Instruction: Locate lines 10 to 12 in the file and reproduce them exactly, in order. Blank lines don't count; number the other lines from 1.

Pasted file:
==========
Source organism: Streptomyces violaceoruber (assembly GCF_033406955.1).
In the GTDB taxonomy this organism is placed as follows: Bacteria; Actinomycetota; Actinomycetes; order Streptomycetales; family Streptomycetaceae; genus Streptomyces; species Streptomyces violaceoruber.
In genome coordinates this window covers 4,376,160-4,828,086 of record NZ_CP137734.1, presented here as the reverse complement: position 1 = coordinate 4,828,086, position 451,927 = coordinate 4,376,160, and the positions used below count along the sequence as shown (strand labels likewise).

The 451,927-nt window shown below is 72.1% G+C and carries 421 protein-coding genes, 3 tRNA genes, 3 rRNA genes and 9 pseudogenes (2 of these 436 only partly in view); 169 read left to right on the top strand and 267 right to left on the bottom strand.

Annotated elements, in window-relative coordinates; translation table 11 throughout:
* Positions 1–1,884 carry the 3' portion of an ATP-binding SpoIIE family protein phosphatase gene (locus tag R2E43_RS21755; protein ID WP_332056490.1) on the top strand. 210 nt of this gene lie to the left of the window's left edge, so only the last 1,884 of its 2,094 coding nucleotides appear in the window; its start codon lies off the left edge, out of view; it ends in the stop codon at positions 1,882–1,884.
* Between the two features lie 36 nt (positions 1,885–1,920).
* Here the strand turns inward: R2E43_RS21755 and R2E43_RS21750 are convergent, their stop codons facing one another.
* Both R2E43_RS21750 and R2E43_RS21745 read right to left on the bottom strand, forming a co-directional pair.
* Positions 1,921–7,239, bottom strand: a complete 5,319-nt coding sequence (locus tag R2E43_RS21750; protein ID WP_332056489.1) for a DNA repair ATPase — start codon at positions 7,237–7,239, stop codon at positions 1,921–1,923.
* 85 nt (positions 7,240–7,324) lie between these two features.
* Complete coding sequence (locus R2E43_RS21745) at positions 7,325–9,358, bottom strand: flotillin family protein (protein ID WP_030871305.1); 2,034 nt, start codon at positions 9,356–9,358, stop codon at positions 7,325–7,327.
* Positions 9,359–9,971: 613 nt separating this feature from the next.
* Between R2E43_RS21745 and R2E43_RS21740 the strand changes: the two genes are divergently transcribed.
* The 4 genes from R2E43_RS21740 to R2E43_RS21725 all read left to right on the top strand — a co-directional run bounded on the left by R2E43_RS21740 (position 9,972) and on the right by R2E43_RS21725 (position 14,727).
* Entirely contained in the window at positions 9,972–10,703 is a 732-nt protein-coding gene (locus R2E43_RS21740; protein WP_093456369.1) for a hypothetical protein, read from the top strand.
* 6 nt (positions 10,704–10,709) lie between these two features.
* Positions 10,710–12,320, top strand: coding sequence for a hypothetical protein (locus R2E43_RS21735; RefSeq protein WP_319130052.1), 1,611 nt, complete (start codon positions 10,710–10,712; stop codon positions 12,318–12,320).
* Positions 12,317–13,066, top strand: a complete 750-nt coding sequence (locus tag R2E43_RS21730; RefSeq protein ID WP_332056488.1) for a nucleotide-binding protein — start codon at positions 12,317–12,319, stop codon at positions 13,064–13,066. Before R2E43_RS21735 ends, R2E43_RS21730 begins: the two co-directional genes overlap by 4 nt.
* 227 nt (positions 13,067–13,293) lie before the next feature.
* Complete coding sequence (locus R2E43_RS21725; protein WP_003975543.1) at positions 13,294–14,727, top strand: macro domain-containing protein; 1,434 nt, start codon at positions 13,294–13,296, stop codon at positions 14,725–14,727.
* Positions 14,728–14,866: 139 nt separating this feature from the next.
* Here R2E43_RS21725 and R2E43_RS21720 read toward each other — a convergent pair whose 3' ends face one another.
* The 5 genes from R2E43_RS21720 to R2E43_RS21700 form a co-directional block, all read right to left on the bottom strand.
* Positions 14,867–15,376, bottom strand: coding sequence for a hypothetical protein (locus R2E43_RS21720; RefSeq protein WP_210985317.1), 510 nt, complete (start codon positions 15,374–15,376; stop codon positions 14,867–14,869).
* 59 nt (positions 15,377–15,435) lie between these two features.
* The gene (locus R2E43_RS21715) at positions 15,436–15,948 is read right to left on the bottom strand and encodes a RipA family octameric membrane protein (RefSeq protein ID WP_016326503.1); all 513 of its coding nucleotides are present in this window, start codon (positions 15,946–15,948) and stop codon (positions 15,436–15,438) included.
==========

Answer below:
* Positions 1,921–7,239, bottom strand: a complete 5,319-nt coding sequence (locus tag R2E43_RS21750; protein ID WP_332056489.1) for a DNA repair ATPase — start codon at positions 7,237–7,239, stop codon at positions 1,921–1,923.
* 85 nt (positions 7,240–7,324) lie between these two features.
* Complete coding sequence (locus R2E43_RS21745) at positions 7,325–9,358, bottom strand: flotillin family protein (protein ID WP_030871305.1); 2,034 nt, start codon at positions 9,356–9,358, stop codon at positions 7,325–7,327.